I had shot in the room before – unsuccessfully – so I came into the situation nervous but with a plan. There is no ceiling to speak of, and the eastern and southern exposures are picture windows. Ms. Steinem would be backlit for the entire event, but I would have no ceiling on which to bounce flash. I chose to shoot the entire event with on-camera flash units and diffuser domes.

I've shot receptions before, but never for an intellectual rock star. The energy level was very high, and I found it hard to keep my attention or my cameras focused.

I’ve shot receptions before, but never for a rock star. The energy level was very high, and I found it hard to keep my attention or my cameras focused.

I had liberty to roam the room and shoot at will, but I had a responsibility to Ms. Steinem and the attendees too, didn’t I? I couldn’t just keep clicking and firing flashes during their discussion, as much as I wanted to. Ms. Steinem is one of the most photographed people in the world – I wanted my chance to make a special image of a special person, but it was a reception for her, not me.

Here is Ms. Steinem with several of my coworkers, celebrating the conclusion of a very uplifting event.

Ms. Steinem with several of my coworkers, celebrating the conclusion of a very uplifting event. I still plan to retouch the flash hotspots, which of course appear in every picture of the day.

I made one photo that I like (at the top of the post) and several that will serve the purposes of my employer and possibly help some of the other community members who participated in the event.  I got to spend several hours listening to a fascinating person. And I got experience, which is sometimes defined as what you get when you didn’t get what you wanted.

Regular readers will recall my post about "the fourth light." I may use one or two or three flashes in my portrait work, but it's the light radiating from the subject that makes the picture. Ms. Steinem absolutely glows with passion, empathy, and intellect. Quite fun to be near, frankly.

Regular readers will recall my post about “the fourth light.” I may use one or two or three flashes in my portrait work, but it’s the light radiating from the subject that makes the picture. Ms. Steinem absolutely glows with passion, empathy, and intellect. Quite fun to be near, frankly.

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“How to Take A Decent Picture”

I recommended that Melissa keep her subjects off-center. This image doesn't exactly tell a story, but it does suggest where she is.

I recommended that Melissa keep her subjects off-center. This image doesn’t exactly tell a story, but it does suggest that she is in a garden on a nice day. Yeah, our offices are lovely.

I was honored to see that a coworker scheduled a meeting wherein I would teach her “how to take a decent picture.” She wants to contribute more to our online magazine, as she spends more time than most of us in the field, so she wanted the editor (me) to show her how to make better images.

I talk the talk better than I walk the walk, so the images below are for illustration purposes only.

Here are the fundamentals we worked on today.

  1. Each photo on our site should complement the story and tell a story of its own. One of the reasons photojournalists often work with wide-angle lenses is because they can get very close to the subject while still showing context.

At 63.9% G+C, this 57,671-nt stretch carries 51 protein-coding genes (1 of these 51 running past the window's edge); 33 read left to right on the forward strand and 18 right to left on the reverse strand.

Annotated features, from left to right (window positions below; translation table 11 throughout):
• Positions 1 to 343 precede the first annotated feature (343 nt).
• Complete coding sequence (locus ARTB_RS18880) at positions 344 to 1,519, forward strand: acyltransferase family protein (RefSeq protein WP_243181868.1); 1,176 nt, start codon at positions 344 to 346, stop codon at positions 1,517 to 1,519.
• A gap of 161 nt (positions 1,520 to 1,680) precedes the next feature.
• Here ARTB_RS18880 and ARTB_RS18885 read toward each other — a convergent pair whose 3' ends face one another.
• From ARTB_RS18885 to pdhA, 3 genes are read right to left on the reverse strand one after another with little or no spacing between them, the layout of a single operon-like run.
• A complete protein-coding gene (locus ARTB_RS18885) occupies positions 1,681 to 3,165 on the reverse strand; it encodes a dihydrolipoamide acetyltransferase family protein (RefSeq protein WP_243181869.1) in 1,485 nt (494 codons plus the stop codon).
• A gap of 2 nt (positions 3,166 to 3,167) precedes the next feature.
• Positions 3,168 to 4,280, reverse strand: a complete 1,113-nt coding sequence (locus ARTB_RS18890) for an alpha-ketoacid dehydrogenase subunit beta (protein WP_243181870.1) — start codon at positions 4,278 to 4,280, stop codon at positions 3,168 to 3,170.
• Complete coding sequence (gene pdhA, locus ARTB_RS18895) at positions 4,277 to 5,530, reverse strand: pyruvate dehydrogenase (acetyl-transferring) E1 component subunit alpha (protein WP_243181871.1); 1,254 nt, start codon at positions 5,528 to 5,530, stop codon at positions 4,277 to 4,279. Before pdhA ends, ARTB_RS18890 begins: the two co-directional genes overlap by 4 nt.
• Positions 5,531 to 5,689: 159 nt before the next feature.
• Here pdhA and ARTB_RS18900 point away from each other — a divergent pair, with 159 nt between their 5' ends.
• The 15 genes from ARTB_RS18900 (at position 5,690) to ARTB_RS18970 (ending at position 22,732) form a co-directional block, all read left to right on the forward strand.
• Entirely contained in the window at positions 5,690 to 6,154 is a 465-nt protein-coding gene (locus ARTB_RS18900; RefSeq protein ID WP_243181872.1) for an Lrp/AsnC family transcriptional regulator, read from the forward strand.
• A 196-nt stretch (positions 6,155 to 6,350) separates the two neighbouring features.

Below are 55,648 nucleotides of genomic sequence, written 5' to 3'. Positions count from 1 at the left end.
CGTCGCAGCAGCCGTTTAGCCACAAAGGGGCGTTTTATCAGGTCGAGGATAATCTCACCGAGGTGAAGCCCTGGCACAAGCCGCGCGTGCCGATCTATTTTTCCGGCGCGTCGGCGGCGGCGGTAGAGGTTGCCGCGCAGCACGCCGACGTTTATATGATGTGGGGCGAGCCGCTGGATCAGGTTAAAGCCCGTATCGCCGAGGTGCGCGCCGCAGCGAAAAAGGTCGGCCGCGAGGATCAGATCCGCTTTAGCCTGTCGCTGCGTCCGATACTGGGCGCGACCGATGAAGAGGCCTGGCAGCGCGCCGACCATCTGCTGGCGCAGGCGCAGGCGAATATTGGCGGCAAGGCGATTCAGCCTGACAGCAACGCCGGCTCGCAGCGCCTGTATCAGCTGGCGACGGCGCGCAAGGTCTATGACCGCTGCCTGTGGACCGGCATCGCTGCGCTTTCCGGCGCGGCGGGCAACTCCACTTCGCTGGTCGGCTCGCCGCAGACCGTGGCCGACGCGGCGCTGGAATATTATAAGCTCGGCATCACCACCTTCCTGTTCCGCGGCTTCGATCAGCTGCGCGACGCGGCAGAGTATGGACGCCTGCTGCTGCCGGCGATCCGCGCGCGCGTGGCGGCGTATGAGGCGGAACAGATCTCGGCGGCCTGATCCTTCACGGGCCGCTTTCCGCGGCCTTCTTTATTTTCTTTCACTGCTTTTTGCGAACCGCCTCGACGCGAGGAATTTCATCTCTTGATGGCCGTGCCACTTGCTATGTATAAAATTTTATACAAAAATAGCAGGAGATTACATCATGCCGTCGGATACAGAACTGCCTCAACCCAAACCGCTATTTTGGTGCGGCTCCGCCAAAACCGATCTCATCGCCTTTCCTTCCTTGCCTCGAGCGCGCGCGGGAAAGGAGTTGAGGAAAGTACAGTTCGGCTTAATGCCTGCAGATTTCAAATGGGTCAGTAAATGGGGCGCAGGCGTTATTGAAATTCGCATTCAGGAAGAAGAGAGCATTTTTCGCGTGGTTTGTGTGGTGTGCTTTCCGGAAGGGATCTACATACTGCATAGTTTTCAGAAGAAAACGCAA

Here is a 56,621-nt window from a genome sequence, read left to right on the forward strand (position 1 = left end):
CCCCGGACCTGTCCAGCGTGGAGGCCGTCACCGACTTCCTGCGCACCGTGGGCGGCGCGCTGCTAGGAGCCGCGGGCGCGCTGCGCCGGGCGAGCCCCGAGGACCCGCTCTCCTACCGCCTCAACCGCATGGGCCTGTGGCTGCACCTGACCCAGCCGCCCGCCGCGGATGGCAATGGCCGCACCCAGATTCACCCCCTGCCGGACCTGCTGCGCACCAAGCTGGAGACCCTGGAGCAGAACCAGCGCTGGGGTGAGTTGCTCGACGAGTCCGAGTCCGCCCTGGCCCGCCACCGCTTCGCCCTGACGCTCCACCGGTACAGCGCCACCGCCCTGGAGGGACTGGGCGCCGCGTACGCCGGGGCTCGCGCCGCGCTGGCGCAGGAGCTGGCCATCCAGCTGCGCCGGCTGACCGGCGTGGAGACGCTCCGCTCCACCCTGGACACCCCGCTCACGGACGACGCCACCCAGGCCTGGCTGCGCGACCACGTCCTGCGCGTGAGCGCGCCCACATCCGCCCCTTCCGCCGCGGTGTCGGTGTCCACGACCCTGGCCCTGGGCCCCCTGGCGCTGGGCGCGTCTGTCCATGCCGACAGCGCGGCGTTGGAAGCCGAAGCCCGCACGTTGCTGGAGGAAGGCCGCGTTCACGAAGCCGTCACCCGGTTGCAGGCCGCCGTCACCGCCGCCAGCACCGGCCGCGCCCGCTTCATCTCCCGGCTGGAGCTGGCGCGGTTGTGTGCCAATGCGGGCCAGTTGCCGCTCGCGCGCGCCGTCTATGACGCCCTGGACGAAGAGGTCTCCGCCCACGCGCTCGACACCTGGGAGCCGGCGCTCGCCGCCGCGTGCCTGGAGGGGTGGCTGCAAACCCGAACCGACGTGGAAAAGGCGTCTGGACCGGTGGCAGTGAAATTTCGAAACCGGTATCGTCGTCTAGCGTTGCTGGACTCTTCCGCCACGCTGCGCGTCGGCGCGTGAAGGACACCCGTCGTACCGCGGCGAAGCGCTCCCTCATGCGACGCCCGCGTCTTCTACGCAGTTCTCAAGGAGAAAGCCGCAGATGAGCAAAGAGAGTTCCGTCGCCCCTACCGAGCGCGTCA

2. A photo is more compelling if it shows the viewer something he or she would not necessarily have seen. This is why I am fond of high and low angles. I’ve often said my knees are my chief photographic tools, because I’m always dropping to the ground for a more dramatic angle. For our purposes, I’d rather have an interesting image than a perfectly exposed, perfectly focused, perfectly balanced one.
  3. I shared Bob Krist‘s idea that a successful photo has great light, great composition, and a sense of moment.

So, my basic advice was to start out by using a wide-angle setting on her camera, get low and close, look for interesting light, use fill flash outdoors and  window light indoors, seek simple backgrounds, and if you’re getting low and close with a wide angle lens to photograph a person, make sure they lean toward you a bit.

Immediately after the frame at the top of this post, I lowered the camera near the table for this low angle shot. It's not a great photo, but it's more interesting than the first shot, and it includes her camera, which is very much a part of the story...

Immediately after the frame at the top of this post, I lowered the camera to the table for this low angle shot. It’s not a great photo, but it’s more interesting than the first shot, suggests a sense of moment, and it includes her camera, which is very much a part of the story…

To demonstrate the utility of fill-flash, we stepped into the bright day and snapped this one without flash.

To demonstrate the utility of fill-flash, we stepped into the bright day and snapped this one without flash. My camera has a lot more dynamic range than hers, so this isn’t terrible, but…

…fill flash makes a BIG difference in this scenario.

…look at those eyes! Fill flash makes a BIG difference in a backlit scenario.

We also talked about establishing shots…

…and detail shots.

…and detail shots.

What a wonderful exercise this turned out to be for me! I had to really think about “how to take a decent picture,” and articulate the fundamentals to someone who is not a photographic hobbyist. Best of all, the things I determined were most important to a decent photo for our magazine apply equally to her pocket camera and my DSLR – the picture is made behind the viewfinder, not in the camera.